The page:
When, therefore, within fifteen days after the vote of the Electoral Colleges was cast for Mr. Lincoln, and two months and a half before he could be inaugurated, and while he was yet as powerless as a child for harm, even though he had been as full of evil intent as Satan himself, the State of South Carolina raised the war-cry of rebellion, and announced her rejection of the authority of the Constitution and her separation from the Union, an offence was registered in Heaven's chancery, before which all preceding outbreaks of popular wickedness fall into immeasurable insignificance. And when, from time to time, ten other States followed her lead, and raised the standard of revolt against a Government so mild, so paternal, so beneficent, that their people hardly knew there was such a Government, except by its blessings, the world could only gaze in blank amazement at a sacrilege, which threatened to extinguish the great beacon light of human freedom forever, and to consign America to boundless and hopeless ruin.

And the world asks — What justification is pleaded for this incredible outrage against the Nation, and, indeed, against the human race? And the world will have the question answered. It is in vain to reply that it is not worth while to inquire who is in the wrong.--it is worth while. When a son kills his father, all men inquire the cause; and they inquire on until they know it; for every individual is concerned to understand the motive for such a deed. And so, when a stupendous rebellion arrays itself against the Government, which the world knows to be the least exacting and the least burdensome of all the governments existing on the earth, mankind demands, why? and mankind will be answered. Let us do our part towards giving the reply.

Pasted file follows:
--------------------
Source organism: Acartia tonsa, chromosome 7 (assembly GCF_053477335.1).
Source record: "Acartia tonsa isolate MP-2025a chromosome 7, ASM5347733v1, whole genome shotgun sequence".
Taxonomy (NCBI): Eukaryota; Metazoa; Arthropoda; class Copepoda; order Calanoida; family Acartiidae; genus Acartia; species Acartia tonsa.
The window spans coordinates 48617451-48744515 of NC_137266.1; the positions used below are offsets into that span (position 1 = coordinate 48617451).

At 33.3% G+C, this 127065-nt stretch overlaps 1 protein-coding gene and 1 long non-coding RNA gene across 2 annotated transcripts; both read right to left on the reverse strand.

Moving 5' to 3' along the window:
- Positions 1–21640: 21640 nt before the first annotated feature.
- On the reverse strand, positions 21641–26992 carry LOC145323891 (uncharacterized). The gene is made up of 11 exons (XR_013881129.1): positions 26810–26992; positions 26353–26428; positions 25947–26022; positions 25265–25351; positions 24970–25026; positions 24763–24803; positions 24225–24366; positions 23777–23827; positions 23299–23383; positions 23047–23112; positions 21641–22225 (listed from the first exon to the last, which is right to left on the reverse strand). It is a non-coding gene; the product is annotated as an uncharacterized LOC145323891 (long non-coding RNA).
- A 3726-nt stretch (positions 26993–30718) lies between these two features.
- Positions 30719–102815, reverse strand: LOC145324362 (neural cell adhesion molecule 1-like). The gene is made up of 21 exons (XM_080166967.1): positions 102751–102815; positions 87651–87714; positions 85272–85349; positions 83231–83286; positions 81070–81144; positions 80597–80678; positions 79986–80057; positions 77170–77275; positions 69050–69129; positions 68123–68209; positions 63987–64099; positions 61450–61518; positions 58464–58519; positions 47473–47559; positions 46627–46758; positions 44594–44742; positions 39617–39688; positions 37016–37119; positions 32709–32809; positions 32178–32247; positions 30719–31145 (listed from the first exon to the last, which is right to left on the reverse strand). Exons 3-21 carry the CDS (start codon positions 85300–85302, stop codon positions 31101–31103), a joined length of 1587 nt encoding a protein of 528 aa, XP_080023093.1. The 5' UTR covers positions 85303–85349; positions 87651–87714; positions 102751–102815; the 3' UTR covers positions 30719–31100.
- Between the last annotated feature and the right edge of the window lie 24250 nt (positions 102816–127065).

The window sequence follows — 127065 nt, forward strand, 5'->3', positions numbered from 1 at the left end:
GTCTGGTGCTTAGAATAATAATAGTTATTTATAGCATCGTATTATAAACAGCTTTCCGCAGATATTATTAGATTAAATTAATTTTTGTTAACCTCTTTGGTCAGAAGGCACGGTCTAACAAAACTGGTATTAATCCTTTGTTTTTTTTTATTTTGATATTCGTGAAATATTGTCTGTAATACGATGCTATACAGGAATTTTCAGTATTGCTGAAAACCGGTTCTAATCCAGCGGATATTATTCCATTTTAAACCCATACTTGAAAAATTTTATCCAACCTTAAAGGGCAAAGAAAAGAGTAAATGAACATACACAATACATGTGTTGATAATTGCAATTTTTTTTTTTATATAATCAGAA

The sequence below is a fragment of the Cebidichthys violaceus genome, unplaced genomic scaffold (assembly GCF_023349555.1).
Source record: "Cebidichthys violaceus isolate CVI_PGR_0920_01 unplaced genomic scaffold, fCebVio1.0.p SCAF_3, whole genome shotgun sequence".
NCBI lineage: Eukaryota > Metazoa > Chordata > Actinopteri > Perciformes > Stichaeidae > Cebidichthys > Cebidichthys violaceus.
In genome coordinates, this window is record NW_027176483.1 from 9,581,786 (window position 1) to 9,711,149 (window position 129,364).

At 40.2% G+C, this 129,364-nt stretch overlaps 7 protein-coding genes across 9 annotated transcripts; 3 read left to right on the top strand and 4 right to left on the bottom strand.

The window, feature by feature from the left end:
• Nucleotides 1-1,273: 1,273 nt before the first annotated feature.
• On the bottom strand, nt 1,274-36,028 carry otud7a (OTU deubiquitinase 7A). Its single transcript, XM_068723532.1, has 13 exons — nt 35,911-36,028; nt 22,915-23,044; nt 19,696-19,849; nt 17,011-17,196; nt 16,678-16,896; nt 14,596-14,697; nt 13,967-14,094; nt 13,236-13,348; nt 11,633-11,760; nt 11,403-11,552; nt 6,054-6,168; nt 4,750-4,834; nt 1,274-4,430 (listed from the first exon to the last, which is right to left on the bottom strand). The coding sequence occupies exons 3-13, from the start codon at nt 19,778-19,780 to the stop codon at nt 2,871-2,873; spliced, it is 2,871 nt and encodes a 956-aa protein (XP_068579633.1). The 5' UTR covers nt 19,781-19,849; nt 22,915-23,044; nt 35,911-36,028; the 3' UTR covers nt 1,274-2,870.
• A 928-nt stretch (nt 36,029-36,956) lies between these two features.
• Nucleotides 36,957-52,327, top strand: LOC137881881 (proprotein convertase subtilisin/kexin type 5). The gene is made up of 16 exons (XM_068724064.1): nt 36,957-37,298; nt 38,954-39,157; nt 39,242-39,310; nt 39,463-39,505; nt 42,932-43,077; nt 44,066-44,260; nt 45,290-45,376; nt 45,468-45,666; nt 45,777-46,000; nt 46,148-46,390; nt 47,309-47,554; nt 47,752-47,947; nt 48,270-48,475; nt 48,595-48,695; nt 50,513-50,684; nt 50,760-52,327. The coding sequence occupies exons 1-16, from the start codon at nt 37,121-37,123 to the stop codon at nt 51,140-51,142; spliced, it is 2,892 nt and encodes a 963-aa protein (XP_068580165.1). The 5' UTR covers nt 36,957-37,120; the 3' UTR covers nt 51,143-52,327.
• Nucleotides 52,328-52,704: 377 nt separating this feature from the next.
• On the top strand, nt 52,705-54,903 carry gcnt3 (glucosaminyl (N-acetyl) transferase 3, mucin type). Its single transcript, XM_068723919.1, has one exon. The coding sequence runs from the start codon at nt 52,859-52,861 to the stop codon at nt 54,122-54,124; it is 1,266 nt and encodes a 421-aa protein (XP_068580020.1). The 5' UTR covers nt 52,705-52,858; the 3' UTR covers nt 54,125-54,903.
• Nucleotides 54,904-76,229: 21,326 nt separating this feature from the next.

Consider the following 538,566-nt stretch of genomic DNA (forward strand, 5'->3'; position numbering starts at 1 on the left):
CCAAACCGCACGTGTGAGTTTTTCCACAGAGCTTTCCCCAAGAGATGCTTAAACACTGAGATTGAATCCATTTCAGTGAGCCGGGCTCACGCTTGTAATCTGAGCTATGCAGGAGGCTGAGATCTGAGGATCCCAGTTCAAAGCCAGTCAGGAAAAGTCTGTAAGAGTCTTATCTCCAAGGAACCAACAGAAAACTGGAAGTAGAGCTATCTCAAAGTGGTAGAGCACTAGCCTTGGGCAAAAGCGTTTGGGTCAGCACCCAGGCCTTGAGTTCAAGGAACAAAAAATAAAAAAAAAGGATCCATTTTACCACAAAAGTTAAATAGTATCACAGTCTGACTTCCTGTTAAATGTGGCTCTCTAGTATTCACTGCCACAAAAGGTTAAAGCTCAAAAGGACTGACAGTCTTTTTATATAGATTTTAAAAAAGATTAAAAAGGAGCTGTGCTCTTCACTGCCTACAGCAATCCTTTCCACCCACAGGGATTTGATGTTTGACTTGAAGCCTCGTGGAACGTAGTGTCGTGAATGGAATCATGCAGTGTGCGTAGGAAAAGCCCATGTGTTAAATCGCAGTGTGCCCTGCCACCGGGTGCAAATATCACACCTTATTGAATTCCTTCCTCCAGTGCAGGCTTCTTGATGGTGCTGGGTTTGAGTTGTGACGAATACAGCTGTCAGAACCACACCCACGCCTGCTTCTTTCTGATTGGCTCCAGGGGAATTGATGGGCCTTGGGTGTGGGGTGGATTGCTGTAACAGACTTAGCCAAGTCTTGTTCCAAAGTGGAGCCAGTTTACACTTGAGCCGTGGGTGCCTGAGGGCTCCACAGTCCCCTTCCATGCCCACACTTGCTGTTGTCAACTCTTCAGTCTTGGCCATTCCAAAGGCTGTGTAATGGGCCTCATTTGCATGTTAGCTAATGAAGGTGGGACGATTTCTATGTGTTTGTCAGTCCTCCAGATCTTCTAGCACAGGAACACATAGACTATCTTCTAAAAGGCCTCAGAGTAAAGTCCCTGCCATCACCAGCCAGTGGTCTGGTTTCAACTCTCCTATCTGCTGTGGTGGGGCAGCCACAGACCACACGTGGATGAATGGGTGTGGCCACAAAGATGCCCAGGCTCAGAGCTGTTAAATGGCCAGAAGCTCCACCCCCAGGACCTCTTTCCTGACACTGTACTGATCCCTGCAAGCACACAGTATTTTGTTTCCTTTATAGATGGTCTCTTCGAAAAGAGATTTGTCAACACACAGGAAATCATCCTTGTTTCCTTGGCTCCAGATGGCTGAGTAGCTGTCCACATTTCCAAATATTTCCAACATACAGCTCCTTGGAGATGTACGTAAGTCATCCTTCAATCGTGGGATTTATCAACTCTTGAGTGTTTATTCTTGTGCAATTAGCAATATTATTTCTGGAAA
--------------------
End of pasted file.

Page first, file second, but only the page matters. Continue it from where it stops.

The South Carolina Declaration of causes for secession, reviewed.

When the South Carolina Convention passed their Ordinance of Secession, they put forth “A Declaration of causes which induced the secession;” --the only instance of the kind, within my knowledge, in the eleven seceded States. And as the other States followed the lead of South Carolina, it is fair to assume that the “causes” which impelled her impelled them, and that they are willing to be judged by the sufficiency of her “Declaration.” Let us, then, examine it.